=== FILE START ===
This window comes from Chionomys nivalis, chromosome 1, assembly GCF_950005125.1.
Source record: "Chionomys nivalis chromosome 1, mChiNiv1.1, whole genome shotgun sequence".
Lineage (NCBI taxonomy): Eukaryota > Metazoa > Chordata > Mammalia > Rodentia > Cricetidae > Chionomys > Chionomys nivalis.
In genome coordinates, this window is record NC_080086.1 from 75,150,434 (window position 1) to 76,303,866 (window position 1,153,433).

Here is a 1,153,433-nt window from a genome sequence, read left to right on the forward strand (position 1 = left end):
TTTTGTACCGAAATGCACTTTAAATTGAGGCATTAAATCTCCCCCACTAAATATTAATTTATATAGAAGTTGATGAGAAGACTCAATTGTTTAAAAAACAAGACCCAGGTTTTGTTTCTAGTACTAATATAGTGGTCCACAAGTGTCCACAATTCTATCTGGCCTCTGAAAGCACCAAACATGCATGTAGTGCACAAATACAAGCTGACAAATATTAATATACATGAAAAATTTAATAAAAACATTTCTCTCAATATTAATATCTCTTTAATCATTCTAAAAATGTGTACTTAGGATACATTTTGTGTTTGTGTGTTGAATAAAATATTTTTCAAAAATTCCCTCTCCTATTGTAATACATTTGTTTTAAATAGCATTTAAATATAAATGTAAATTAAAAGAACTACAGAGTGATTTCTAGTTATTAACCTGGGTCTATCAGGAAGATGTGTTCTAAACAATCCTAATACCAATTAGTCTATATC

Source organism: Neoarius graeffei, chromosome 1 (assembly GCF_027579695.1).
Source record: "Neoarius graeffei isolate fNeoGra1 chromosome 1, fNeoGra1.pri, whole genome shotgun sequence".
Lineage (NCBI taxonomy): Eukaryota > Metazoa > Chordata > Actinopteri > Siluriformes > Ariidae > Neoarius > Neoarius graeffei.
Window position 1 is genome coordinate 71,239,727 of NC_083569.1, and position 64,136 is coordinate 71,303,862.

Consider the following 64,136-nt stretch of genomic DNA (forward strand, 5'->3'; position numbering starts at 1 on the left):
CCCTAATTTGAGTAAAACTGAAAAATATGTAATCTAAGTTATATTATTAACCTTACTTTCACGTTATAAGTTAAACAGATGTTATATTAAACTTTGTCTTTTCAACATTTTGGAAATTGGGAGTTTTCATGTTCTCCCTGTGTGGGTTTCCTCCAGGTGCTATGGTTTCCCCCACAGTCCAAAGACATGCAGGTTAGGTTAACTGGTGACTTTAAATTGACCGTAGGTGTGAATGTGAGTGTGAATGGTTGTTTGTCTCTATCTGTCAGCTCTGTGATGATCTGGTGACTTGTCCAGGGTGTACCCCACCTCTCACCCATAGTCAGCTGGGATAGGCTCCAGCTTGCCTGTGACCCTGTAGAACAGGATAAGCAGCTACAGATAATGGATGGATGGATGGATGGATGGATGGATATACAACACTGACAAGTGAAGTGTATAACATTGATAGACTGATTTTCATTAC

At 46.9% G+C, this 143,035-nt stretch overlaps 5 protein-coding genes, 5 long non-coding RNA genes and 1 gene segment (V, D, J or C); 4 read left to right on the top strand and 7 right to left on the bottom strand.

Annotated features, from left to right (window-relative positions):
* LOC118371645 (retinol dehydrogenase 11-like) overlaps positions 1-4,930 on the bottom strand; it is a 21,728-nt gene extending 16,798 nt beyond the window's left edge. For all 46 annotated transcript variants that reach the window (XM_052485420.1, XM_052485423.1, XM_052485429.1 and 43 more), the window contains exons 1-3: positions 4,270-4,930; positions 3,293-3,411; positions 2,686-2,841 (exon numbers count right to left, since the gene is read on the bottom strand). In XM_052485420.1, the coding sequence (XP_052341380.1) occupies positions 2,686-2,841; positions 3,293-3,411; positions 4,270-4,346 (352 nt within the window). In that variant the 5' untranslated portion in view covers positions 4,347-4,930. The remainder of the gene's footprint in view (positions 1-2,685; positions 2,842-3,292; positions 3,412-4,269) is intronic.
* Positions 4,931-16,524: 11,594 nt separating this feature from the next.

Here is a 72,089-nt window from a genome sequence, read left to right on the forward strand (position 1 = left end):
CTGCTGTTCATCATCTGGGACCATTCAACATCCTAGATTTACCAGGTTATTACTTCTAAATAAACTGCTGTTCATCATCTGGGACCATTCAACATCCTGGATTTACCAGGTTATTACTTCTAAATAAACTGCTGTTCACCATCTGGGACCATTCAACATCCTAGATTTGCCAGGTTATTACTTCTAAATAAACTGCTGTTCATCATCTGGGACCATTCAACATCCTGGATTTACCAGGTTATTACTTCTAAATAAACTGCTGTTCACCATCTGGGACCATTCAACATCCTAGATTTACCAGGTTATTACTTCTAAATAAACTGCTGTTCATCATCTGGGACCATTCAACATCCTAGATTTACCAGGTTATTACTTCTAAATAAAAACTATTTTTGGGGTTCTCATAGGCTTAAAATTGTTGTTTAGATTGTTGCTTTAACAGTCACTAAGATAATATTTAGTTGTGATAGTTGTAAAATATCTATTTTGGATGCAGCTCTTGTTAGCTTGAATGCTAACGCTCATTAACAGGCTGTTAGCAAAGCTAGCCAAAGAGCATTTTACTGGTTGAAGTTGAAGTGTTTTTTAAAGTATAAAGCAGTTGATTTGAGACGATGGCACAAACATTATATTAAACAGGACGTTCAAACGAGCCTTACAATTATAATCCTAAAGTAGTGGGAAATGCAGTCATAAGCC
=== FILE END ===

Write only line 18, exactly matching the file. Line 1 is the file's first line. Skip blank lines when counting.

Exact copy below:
CTGCTGTTCATCATCTGGGACCATTCAACATCCTAGATTTACCAGGTTATTACTTCTAAATAAACTGCTGTTCATCATCTGGGACCATTCAACATCCTGGATTTACCAGGTTATTACTTCTAAATAAACTGCTGTTCACCATCTGGGACCATTCAACATCCTAGATTTGCCAGGTTATTACTTCTAAATAAACTGCTGTTCATCATCTGGGACCATTCAACATCCTGGATTTACCAGGTTATTACTTCTAAATAAACTGCTGTTCACCATCTGGGACCATTCAACATCCTAGATTTACCAGGTTATTACTTCTAAATAAACTGCTGTTCATCATCTGGGACCATTCAACATCCTAGATTTACCAGGTTATTACTTCTAAATAAAAACTATTTTTGGGGTTCTCATAGGCTTAAAATTGTTGTTTAGATTGTTGCTTTAACAGTCACTAAGATAATATTTAGTTGTGATAGTTGTAAAATATCTATTTTGGATGCAGCTCTTGTTAGCTTGAATGCTAACGCTCATTAACAGGCTGTTAGCAAAGCTAGCCAAAGAGCATTTTACTGGTTGAAGTTGAAGTGTTTTTTAAAGTATAAAGCAGTTGATTTGAGACGATGGCACAAACATTATATTAAACAGGACGTTCAAACGAGCCTTACAATTATAATCCTAAAGTAGTGGGAAATGCAGTCATAAGCC